How (Not) to Stop a Rogue Regime: The Case of Libya

How (Not) to Stop a Rogue Regime: The Case of Libya

One might forgive Middle Eastern and African dictators for finding a great deal of confusion in the messages they receive these days from the West. How would the West -- that part of the world that loudly proclaims its devotion to human rights, due process of law and democratic freedoms -- respond to a government-ordered detention, framing and torture of half-a-dozen visiting medical workers? The answer, of course, came through from Libya last week, and was heralded as a major victory for European diplomacy.

The West, as it has done for centuries, is speaking loudly to the developing world. But the volume does not signify clarity. The intended message is "cooperate and you will be rewarded." But it could just as easily be read as, "the more egregious your actions, the more you will gain from us."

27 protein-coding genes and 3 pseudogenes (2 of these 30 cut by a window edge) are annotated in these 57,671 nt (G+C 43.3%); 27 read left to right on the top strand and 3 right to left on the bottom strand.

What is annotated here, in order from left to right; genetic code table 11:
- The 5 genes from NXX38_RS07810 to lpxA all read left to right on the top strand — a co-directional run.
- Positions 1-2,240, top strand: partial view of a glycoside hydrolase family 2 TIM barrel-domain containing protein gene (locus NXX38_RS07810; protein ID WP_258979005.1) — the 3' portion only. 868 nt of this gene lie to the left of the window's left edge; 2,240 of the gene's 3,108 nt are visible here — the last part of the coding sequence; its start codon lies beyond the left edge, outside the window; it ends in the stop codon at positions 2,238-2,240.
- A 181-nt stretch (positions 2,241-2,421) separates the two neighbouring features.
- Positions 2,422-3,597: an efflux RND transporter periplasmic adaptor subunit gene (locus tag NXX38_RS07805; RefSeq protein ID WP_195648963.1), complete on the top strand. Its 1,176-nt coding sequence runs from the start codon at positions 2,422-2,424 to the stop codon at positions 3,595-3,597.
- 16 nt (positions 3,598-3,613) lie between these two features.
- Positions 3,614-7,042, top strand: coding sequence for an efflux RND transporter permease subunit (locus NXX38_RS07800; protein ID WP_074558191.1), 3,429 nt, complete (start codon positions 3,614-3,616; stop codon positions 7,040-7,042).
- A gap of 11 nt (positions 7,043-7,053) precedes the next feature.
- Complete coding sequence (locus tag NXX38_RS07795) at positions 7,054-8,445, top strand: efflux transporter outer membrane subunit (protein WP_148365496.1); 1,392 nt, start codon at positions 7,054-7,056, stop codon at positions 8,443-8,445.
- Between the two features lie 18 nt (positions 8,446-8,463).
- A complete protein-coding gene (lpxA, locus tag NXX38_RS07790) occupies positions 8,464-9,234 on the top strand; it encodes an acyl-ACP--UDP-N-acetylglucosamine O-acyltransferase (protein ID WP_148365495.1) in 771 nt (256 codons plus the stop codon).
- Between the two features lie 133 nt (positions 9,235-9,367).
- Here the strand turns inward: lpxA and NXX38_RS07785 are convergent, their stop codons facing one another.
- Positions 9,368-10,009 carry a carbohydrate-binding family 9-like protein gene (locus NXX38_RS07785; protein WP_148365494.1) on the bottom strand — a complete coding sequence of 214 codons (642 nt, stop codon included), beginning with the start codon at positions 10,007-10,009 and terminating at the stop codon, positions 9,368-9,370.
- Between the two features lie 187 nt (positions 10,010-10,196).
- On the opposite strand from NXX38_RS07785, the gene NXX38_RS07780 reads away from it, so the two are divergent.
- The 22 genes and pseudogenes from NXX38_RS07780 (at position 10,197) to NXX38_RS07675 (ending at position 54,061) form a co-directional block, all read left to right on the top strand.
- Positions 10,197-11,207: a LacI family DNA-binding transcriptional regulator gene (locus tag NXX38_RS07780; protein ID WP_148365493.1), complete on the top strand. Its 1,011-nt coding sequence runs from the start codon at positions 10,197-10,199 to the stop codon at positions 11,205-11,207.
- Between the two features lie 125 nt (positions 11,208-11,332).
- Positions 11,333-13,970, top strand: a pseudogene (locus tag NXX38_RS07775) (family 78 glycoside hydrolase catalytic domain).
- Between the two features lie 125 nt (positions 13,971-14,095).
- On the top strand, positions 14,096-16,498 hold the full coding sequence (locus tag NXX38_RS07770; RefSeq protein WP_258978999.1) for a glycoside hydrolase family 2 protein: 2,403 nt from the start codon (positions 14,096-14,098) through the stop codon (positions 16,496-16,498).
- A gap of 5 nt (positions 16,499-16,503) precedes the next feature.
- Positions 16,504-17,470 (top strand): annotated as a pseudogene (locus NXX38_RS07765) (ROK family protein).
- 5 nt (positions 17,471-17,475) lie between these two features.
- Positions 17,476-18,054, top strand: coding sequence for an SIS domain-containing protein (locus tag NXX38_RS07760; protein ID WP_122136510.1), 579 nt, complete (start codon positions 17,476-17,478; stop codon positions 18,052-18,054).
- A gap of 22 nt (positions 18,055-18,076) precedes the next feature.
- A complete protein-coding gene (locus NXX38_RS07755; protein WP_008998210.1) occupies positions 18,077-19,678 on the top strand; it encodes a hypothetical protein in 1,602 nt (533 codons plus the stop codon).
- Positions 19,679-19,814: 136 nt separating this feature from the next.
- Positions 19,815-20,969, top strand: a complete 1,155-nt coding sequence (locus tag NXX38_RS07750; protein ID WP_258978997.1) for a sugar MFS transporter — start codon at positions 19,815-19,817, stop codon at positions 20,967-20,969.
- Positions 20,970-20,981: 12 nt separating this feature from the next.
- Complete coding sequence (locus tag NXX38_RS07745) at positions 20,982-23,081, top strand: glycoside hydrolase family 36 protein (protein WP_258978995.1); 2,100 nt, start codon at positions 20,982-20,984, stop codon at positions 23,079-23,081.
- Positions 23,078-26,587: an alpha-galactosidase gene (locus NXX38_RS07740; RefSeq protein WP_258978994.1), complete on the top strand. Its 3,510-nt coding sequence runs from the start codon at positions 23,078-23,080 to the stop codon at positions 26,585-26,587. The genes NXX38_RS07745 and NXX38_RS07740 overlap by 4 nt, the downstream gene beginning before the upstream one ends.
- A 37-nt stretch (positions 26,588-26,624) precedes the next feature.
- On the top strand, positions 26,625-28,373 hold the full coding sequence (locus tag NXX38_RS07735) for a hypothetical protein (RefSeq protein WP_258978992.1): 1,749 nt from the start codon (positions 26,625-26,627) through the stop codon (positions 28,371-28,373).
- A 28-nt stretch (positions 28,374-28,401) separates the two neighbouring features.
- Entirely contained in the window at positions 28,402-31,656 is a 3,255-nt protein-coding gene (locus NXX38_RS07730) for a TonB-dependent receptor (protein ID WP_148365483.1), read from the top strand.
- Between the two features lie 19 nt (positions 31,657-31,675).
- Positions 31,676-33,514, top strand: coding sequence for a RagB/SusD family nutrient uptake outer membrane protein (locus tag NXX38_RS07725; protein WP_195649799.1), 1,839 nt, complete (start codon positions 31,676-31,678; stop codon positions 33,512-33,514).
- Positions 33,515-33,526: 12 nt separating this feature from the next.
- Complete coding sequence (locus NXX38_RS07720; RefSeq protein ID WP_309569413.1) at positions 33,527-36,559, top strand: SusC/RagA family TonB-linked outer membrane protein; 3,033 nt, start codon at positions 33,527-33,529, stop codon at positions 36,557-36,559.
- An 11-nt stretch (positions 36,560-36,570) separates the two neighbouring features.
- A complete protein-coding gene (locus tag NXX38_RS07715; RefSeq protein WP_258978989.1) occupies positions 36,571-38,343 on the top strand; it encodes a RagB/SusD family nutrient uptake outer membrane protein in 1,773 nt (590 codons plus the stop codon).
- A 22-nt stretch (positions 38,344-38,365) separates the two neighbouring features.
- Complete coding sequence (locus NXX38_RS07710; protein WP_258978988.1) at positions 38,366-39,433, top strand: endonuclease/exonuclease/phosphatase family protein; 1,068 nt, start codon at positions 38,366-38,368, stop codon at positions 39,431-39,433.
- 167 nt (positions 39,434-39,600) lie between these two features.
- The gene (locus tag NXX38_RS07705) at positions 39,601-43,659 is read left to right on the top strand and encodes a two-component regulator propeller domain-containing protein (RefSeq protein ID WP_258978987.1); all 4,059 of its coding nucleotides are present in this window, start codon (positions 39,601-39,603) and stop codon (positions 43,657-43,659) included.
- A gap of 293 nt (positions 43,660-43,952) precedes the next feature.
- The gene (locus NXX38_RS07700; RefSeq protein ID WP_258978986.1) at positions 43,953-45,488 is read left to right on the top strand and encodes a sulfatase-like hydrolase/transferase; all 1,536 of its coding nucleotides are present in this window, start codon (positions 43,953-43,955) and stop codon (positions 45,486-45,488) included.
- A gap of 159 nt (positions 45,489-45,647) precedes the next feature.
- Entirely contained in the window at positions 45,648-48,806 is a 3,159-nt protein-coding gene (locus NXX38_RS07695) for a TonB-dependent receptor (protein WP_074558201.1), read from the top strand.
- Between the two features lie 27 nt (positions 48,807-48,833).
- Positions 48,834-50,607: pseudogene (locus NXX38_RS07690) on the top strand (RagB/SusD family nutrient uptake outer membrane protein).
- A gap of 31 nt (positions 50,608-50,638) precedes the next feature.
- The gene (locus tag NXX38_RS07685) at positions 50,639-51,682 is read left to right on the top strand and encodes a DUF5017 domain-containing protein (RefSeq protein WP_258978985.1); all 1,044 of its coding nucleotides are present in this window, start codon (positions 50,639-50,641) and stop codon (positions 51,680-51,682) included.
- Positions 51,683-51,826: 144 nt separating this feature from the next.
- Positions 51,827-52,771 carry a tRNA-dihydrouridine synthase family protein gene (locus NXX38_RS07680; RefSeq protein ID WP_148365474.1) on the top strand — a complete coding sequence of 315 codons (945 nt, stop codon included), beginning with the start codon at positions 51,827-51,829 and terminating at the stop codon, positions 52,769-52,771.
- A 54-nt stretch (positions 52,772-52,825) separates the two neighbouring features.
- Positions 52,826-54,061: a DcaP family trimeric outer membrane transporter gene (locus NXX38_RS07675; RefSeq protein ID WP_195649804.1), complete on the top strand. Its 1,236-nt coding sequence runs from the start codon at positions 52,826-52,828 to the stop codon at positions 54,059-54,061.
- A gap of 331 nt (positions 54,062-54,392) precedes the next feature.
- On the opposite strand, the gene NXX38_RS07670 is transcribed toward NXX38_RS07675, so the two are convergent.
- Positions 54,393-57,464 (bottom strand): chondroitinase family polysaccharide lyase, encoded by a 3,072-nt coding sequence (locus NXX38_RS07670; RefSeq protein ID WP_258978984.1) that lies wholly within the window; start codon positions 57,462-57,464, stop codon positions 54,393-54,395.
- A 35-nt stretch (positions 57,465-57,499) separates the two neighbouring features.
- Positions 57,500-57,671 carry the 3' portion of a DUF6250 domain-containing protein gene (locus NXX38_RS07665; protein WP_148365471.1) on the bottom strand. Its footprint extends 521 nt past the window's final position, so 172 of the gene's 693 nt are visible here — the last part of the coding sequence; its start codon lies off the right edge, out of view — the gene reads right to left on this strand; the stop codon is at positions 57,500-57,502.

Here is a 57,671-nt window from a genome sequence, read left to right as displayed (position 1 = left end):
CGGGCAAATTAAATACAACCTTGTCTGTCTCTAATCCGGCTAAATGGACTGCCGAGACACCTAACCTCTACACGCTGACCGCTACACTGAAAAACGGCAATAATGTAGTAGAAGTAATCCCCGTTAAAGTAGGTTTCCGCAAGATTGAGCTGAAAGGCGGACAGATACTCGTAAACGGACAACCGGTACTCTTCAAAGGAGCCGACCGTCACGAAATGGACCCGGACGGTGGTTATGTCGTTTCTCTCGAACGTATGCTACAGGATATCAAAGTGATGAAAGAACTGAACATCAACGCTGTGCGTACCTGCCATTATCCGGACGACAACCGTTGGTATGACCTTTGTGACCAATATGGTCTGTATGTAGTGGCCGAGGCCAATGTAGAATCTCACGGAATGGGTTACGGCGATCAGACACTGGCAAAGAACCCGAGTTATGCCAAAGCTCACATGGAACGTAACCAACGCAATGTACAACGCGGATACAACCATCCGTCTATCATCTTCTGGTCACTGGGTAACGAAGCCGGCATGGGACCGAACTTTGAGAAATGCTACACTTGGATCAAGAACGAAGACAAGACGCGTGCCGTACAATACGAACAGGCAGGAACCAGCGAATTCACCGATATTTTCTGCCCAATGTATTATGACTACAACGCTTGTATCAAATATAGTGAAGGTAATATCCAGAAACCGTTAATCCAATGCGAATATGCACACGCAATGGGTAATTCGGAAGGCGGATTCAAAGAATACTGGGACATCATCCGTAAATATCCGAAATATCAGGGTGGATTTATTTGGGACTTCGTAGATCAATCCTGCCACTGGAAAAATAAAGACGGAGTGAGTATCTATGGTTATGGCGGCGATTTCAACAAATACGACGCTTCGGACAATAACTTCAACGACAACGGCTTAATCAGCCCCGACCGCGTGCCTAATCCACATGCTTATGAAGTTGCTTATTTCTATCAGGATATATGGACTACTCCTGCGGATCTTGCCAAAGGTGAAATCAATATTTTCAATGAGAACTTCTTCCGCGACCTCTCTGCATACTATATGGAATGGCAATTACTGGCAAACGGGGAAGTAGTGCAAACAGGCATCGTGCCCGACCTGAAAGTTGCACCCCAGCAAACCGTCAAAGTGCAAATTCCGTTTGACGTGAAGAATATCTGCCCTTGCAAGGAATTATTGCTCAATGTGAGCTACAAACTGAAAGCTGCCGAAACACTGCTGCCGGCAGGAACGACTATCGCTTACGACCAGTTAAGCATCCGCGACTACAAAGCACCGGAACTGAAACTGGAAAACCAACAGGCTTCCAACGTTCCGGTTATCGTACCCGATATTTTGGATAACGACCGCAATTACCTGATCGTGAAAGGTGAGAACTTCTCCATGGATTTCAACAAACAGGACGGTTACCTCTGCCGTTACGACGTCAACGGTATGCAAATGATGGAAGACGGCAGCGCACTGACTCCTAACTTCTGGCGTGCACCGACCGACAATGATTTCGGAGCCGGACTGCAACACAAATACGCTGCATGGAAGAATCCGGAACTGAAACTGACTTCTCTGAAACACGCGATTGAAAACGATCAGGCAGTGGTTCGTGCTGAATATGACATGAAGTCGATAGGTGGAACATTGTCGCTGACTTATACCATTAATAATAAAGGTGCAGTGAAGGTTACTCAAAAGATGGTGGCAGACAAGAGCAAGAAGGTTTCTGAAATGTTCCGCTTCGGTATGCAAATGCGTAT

Last week, five Bulgarian nurses and one Palestinian doctor finally left the clutches of Moammar Gadhafi's Libya after a travesty of justice by the regime was generously rewarded by Europe. The workers had been imprisoned, tortured and twice sentenced to death by a Libyan court. They stood accused of a crime they plainly did not commit. Libyan authorities charged them with deliberately infecting 438 children with AIDS as part of a plot by the CIA and the Israeli Mossad. Most experts believe the children, 56 of whom have already died, were victims of lax standards and incompetence in the Libyan health care system. Exiled Libyans have a more sinister story to tell. They believe the Gadhafi regime purposely infected them. (More on that in an upcoming column.)

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